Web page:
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Multimedia Databases and Querying techniques

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  1. Multimedia Databases and Querying techniques By: Rohit Kulkarni CS 2310 – Spring 2008

  2. Agenda • Background • Problem Definition • Challenges

  3. Background • What is MMDBMS? • Normalization framework • What is data fusion? • The general problem • Querying technique

  4. MMDBMS architecture

  5. Requirements for MMDBMS • Traditional DBMS capabilities • Huge capacity for storage management • Information retrieval capabilities • Media integration, composition and representation • Multimedia query support • Multimedia interface and interactivity • Performance

  6. Issues in MMDBMS • Multimedia data modeling • Multimedia object storage • Multimedia integration, presentation and QOS • Multimedia indexing, retrieval and browsing • Multimedia query support • Distributed multimedia database management • System support

  7. Problem definitions • Extended Dependencies • The relational model • Similarity theory • Tuple distance function

  8. An Example • Define a functional dependency between attributes FINGERPRINT and PHOTO of police database, and use the fingerprint matching function FINGERCODE for comparing digital fingerprint [JPH00], and the similarity technique used by QBIC for comparing photo images, we would write as follows FINGERPRINTFINGERCODE(t’)PHOTOQBIC(t’’)

  9. Inference rules for MFDs • Reflexive rule • Augmentation rule • Transitive rule • Decomposition rule • Union rule • Pseudotransitive rule

  10. Normal forms in Multimedia databases • Normal forms are used to derive database schemes that prevent manipulation anomalies • Similar anomalies can arise in multimedia database • Types of normal forms are 1MNF, 2MNF , 3MNF and 4MNF

  11. Sensor data fusion • Background: • Need for Multiple Sensors:- data from a single sensor yields poor results in object recognition • Sensor Management Model

  12. Sensor Management Model

  13. sensor data fusion • Problems: • Association of objects from different Sensors • Tracking

  14. Need for query technique • Problem with existing query techniques • Why not SQL? • To support the retrieval and fusion of multimedia information from multiple sources and distributed databases, a spatial/temporal query language called QL has been proposed

  15. Features of QL • Easy to learn as syntax is similar to SQL • Allows user to specify queries for both Multimedia data sources and Multimedia databases • Supports multiple sensor sources and systematic modification of queries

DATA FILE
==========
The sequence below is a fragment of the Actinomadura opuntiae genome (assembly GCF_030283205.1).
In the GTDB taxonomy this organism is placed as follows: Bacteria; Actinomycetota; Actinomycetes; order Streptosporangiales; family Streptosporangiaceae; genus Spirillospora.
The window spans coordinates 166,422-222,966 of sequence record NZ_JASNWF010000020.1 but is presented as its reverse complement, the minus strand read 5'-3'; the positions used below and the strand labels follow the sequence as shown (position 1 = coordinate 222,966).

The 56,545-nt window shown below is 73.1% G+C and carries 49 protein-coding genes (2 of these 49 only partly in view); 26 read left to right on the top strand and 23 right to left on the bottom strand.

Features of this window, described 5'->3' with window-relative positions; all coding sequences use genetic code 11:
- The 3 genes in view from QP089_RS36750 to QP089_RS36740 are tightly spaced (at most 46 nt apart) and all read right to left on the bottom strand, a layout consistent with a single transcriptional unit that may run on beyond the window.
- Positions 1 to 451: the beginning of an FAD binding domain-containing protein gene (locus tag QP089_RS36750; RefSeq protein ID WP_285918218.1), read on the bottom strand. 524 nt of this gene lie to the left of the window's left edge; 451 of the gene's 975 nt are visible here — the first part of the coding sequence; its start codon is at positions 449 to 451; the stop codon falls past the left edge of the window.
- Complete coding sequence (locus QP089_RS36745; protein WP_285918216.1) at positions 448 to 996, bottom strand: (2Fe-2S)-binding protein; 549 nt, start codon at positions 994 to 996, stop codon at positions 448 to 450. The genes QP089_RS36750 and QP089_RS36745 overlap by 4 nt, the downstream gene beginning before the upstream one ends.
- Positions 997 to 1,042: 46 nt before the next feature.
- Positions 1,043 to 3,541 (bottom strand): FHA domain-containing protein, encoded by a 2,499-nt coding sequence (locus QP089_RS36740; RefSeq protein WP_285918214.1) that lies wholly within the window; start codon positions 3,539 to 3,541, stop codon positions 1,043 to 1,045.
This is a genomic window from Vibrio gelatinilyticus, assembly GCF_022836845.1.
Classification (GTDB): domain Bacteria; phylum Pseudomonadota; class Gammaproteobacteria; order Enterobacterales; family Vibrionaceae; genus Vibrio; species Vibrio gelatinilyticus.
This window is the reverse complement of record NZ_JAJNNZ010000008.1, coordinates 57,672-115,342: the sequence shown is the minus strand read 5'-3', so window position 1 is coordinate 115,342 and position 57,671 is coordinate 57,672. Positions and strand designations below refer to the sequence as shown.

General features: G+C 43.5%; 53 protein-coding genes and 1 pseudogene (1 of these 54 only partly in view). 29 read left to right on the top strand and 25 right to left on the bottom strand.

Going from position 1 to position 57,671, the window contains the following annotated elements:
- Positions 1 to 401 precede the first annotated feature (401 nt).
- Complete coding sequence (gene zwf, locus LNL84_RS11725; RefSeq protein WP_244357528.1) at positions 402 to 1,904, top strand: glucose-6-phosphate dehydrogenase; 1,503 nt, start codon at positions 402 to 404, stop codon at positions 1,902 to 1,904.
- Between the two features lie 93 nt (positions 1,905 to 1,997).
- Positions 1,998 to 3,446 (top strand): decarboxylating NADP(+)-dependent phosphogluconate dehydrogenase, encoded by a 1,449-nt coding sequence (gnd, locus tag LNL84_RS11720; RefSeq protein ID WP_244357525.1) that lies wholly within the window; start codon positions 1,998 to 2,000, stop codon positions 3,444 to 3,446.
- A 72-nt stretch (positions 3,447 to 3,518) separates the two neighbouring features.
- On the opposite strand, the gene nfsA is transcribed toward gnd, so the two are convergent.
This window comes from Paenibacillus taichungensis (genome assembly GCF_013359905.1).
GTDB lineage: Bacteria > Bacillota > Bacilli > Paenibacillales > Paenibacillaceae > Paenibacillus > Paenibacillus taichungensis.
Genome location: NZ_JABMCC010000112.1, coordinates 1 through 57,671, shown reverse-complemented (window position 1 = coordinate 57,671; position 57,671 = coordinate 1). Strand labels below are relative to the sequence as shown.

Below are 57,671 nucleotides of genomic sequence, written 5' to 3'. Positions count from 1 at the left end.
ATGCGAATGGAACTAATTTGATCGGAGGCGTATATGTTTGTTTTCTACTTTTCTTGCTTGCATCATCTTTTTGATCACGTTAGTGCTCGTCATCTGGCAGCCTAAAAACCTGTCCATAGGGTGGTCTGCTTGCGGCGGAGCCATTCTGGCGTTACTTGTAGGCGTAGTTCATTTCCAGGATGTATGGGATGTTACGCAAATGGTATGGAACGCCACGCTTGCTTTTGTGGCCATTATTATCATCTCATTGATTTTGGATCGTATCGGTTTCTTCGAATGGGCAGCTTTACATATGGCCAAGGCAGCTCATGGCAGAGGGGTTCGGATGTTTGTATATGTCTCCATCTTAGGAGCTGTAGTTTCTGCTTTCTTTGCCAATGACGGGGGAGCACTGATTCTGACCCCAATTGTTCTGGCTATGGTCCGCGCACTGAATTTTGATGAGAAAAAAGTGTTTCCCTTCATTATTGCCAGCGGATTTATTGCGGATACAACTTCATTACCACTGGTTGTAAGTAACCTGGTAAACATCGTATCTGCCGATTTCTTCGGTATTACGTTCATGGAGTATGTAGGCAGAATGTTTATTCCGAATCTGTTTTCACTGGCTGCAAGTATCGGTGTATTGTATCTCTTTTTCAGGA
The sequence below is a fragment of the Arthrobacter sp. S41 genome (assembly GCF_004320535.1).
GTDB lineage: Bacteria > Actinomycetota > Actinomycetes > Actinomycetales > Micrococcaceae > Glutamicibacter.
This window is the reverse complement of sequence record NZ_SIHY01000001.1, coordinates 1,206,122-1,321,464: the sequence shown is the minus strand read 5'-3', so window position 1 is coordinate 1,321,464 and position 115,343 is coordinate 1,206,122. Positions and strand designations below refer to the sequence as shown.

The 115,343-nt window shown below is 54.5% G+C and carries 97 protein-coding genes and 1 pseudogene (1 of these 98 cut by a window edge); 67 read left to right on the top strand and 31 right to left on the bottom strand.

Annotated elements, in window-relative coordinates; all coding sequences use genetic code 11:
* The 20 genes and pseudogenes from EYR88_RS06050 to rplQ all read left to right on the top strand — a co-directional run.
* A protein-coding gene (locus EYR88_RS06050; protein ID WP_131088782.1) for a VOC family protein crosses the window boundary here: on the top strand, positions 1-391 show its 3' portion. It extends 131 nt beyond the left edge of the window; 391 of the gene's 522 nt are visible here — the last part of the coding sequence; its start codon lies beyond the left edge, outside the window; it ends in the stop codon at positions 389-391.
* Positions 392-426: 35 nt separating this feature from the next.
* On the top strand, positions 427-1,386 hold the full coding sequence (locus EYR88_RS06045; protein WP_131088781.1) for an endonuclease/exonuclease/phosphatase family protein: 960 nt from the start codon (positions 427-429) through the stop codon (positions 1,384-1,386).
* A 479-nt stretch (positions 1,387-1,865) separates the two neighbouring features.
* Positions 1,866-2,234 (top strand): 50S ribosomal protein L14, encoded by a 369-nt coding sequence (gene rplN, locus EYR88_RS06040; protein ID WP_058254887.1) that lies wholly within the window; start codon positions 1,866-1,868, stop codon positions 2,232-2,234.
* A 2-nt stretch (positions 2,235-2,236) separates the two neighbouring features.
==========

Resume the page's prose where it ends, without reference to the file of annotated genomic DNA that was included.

16. Operator Classes • The operators in QL can be categorized with respect to their functionality. • The two main classes are: • transformational operators (the σ‑operators) • fusion operators (the ‑operators).

  17. Transformational Operators • Definition: A σ‑operator is defined as an operator to be applied to any multi-dimensional source of objects in a specified set of intervals along a dimension. The operator projects the source along that dimension to extract clusters

  18. Transformational Operators (contd) • As an example, if we write a σ‑expression for extracting the video frame sequences in the time intervals [t1-t2] and [t3-t4] from a video source VideoR. • The expression will be is σtime([t1-t2], [t3-t4]) VideoR where VideoR is projected along the time dimension to extract clusters (frames in this case) whose projected positions along the time dimension are in the specified intervals.

  19. Fusion Operators • Much more complex as it deals with Sensor data fusion • Requires input data in different time periods from multiple sensors • The output of the fusion‑operator is some kind of high level, qualitative representation of the fused object, and may include object type, attribute values and status values.

  20. Is there a moving vehicle present in the given area and in the given time interval?

  21. Is there a moving vehicle present in the given area and in the given time interval? • Corresponding query: type,position, direction (motion(moving) type(vehicle) xy(*)  (T)T mod 10 = 0 and T>t1 and T <t2 media_sources (video)media_sources ype (vehicle) xyz(*)  (T) T>t1 and T<t2 media_sources(laser_radar) media_sources)

  22. Experimental Prototype

  23. Challenges • Handle large number of different sensors • Replacing manual query with a semi-automatic or fully automatic query refinement process

  24. Applications of MMDBMS • Education- digital libraries, training, presentation • Healthcare- telemedicine, health information management • Entertainment- interactive TV, video on demand • Information dissemination- news, TV broadcasting • And many more!

  25. References • Intelligent Querying Techniques for Sensor Data Fusion byShi-Kuo Chang, GennaroCostagliola, ErlandJungert and Karin Camara • A Normalization Framework for Multimedia Databases byS.K. Chang, V. Deufemia, G. Polese • Querying distributed Multimedia databases and data sources for sensor data fusion by S.K.Chang, GennaroCostagliola, ErlandJungert and Francesco Orciuoli • Multimedia database management-requirements and issues by Donald A. Adjeroh and Kingsley C. Nwosu • Fuzzy Queries in Multimedia database system by Ronald Fagin • Bayesian Approaches to Multi-Sensor data fusion by OlenaPunska, St. John’s CollegeMultimedia database management-requirements and issues by Donald A. Adjeroh and Kingsley C. Nwosu Querying distributed Multimedia databases and data sources for sensor data fusion by S.K.Chang, GennaroCostagliola, ErlandJungert and Francesco Orciuoli

  26. Multimedia Database and Querying techniques By: Rohit Kulkarni CS 2310 – Spring 2008 • Thank you